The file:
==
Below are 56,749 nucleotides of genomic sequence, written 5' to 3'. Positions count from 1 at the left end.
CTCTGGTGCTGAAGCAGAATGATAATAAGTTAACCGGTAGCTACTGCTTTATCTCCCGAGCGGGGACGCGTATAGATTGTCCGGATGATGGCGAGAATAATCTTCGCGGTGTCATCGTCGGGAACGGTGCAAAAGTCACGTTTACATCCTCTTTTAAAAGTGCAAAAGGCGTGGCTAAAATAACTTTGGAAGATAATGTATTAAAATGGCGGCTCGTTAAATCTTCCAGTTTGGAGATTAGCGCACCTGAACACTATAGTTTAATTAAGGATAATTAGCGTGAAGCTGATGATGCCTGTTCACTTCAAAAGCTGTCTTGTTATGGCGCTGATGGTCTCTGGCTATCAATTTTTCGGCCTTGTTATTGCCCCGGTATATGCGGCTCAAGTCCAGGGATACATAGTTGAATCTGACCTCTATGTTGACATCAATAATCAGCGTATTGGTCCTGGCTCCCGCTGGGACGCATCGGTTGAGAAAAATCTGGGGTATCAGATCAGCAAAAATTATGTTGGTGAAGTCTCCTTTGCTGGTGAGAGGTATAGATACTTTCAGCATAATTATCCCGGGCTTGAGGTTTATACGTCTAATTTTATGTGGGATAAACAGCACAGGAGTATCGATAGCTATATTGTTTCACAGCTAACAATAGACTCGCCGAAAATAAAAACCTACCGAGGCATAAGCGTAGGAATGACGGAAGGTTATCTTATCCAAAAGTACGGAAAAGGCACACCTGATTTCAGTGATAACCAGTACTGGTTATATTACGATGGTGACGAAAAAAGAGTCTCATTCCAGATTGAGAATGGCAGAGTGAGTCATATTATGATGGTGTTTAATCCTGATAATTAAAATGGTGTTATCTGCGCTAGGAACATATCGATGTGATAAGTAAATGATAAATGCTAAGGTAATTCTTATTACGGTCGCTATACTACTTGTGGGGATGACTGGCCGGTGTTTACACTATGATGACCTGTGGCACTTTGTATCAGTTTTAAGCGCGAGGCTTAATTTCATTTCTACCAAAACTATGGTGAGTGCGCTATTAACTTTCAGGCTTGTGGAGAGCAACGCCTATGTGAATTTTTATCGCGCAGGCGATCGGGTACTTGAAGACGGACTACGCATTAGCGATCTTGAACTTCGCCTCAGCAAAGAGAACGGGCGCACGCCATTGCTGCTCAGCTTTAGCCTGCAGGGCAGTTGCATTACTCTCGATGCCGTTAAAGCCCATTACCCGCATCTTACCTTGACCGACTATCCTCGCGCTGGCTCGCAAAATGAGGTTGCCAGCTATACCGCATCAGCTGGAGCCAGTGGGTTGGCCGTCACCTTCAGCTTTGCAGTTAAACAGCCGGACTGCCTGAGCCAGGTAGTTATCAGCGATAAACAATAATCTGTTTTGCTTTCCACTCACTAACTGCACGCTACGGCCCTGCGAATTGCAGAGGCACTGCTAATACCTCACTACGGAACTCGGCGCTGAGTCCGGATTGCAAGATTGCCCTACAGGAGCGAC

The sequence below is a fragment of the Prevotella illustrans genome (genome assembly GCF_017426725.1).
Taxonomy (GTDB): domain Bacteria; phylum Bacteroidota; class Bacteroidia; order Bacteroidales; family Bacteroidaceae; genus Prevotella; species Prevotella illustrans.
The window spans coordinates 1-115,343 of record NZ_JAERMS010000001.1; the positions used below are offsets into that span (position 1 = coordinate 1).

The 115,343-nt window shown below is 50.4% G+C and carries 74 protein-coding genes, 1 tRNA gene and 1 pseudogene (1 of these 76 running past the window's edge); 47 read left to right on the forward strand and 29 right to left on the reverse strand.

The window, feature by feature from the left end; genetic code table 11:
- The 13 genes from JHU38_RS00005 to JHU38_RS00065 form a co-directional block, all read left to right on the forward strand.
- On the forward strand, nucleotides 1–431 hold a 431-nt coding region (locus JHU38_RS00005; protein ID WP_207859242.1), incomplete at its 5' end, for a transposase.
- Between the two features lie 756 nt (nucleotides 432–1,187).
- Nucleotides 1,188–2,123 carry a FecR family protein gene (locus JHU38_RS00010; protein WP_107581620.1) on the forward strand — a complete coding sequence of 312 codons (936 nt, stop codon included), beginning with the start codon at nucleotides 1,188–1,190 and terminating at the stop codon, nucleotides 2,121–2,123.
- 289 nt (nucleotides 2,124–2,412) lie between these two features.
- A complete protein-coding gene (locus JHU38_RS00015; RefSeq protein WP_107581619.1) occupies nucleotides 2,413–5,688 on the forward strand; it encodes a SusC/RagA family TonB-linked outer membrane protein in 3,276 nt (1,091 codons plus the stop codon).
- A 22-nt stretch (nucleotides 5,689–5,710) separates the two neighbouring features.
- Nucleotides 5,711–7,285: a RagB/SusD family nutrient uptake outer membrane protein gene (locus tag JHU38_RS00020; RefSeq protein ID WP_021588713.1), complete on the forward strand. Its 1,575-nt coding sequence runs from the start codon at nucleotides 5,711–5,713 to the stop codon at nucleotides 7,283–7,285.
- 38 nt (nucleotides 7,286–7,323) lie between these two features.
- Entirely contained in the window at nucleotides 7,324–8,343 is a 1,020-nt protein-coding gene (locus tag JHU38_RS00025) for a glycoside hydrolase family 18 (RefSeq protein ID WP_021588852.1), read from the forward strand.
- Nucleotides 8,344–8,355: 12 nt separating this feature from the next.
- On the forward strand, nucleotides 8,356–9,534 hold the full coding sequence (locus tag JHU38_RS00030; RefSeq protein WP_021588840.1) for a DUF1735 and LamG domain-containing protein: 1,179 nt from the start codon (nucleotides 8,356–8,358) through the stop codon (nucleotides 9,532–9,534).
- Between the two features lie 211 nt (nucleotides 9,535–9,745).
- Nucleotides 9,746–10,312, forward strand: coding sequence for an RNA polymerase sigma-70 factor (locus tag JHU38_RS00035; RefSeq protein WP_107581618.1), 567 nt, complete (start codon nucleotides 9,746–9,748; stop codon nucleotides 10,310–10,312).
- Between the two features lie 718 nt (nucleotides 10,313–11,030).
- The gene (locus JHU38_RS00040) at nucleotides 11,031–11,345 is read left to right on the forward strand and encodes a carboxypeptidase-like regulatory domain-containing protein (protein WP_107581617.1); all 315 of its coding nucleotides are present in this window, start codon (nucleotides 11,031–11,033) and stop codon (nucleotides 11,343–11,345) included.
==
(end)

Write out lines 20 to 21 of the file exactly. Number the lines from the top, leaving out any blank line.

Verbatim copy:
- Between the two features lie 211 nt (nucleotides 9,535–9,745).
- Nucleotides 9,746–10,312, forward strand: coding sequence for an RNA polymerase sigma-70 factor (locus tag JHU38_RS00035; RefSeq protein WP_107581618.1), 567 nt, complete (start codon nucleotides 9,746–9,748; stop codon nucleotides 10,310–10,312).